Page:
Monday, August 21, 2017


Wednesday, January 22, 2014

Talk about comfort food! This is a longtime favorite from my mother.

It was also one of the side dishes she was often asked to include when she catered parties or events.

Corn Fritters are easy to make and pretty quick as well. Just keep your eye on them as they cook, so that they don't burn.

We really enjoy them as a side dish with pot roast if we're not having mashed potatoes. The truth is, they're good with just about anything. I would even eat them on their own and would be very content.



One-half cup flour

Tuesday, January 21, 2014

Q. Are all blood thinners the same?

Blood thinners reduce the risk of heart attack and stroke by reducing the formation of blood clots in your arteries and veins.

There are two main categories of blood thinners: antiplatelets and anticoagulants.

Antiplatelets prevent blood cells called platelets from forming a clot. Anticoagulants affect your body chemistry and lengthen the time it takes to form a blood clot.

Wednesday, January 15, 2014

Last week we asked our readers what their favorite comfort food was on cold winter nights.

While macaroni and cheese was the number one vote-getter, chili was a close second. And why not? It's one of those dishes that warms you both inside and out.

Recipes for chili comes in many different varieties.

Put a dozen cooks in a kitchen and ask them all to make chili, and I guarantee you will have 12 very different recipes.

It's no different in my house, where there are only two cooks me and my husband, Jim.

Tuesday, January 14, 2014

Q. I'm a 73-year-old woman. How much calcium do I need?

Women who are older than 50 should be consuming 1,200 milligrams of calcium a day. Older women need plenty of calcium to prevent osteoporosis.

Osteoporosis, or porous bone, is a disease characterized by low bone mass and deterioration of bone tissue. Osteoporosis leads to an increase risk of bone fractures typically in the wrist, hip, and spine. One in two women and one in four men over the age of 50 will break a bone because of osteoporosis.

Wednesday, January 8, 2014
KAREN CIMMS/TIMES NEWS Italian Wedding Soup is a great combination of flavors and good for whatever ails you.

There's no denying it, when it's cold, most of us want soup. Wrap your hands around a hot mug of soup and it will warm you inside and out.

And if you're feeling poorly there's some truth to that old adage that chicken soup is "Jewish penicillin." Scientists have discovered that there are health benefits, which include clearing of congested nasal passages by inhaling the steam from a hot bowl of soup. And even those who don't believe that, have agreed, that the love that comes along with the offer of homemade soup is also good for what ails you.

Tuesday, January 7, 2014

Q. Why do they call high blood pressure the silent killer?

High blood pressure known as hypertension is very sneaky. It's called the silent killer, because it usually has no symptoms.

Doctors say you have high blood pressure if you have a reading of 140/90 or higher. A blood pressure reading of 120/80 or lower is considered normal. Prehypertension is blood pressure between 120 and 139 for the top number, or between 80 and 89 for the bottom number.

Tuesday, December 31, 2013

Q. What is St. John's Wort?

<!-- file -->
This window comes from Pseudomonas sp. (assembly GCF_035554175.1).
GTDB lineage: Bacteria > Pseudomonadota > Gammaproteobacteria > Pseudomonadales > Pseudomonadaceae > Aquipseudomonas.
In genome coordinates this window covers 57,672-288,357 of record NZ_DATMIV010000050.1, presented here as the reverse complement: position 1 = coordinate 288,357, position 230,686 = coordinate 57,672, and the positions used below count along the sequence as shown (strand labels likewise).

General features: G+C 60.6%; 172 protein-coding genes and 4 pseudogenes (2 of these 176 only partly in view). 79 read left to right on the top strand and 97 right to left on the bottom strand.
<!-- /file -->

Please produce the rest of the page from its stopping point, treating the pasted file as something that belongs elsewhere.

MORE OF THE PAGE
St. John's Wort also known as hypericum herb, klamath weed or goat weed is a plant with yellow flowers that are used to make teas and tablets. For centuries, the plant has been considered a remedy for mental problems, including depression and anxiety.

Thursday, December 26, 2013

Q. How many kinds of hepatitis are there?

Your liver helps your body digest food, store energy and remove poisons. Hepatitis is an inflammation of the liver that makes it stop working efficiently.

Hepatitis is usually caused by a virus. There are five main hepatitis viruses types A, B, C, D and E. There are several other causes of hepatitis.

Some people who have hepatitis have no symptoms. Others may have loss of appetite, fatigue, nausea, vomiting, fever, muscle and joint pain, diarrhea, dark-colored urine, pale bowel movements, stomach pain, and jaundice.

Wednesday, December 18, 2013
AMY MILLER/TIMES NEWS PHOTOS This is just a sampling of the dozens of cookies TIMES NEWS employees baked for the annual Christmas Cookie Exchange. Everyone was encouraged to not only sample the cookies, but take some home to enjoy as well.

For a number of years now, TIMES NEWS reporter Amy Miller has organized a Christmas cookie exchange at our offices in Mahoning Township. Employees are encouraged to bring three dozen cookies to share with their co-workers, and Amy always provides baggies for everyone to go home with a sampling of wonderful Christmas cookies.

The spread is always colorful, flavorful and generous, filling two long tables to capacity.

In addition to all of her other duties, Amy also compiles the recipes and emails a copy to all of the participants.

Tuesday, December 17, 2013

Q. Are nuts really good for your heart?

The Harvard Men's Health Watch reports that studies show healthy men, and those who have already suffered a heart attack, can reduce cardiovascular risk by eating nuts regularly.

Here are some facts about nuts:

Ÿ Fiber. All nuts contain fiber, which helps lower your cholesterol. Fiber also makes you feel full, so you eat less.

Ÿ Some nuts contain plant sterols, a substance that can help lower your cholesterol.

Ÿ Nuts contain mono- and polyunsaturated fats known to benefit the heart.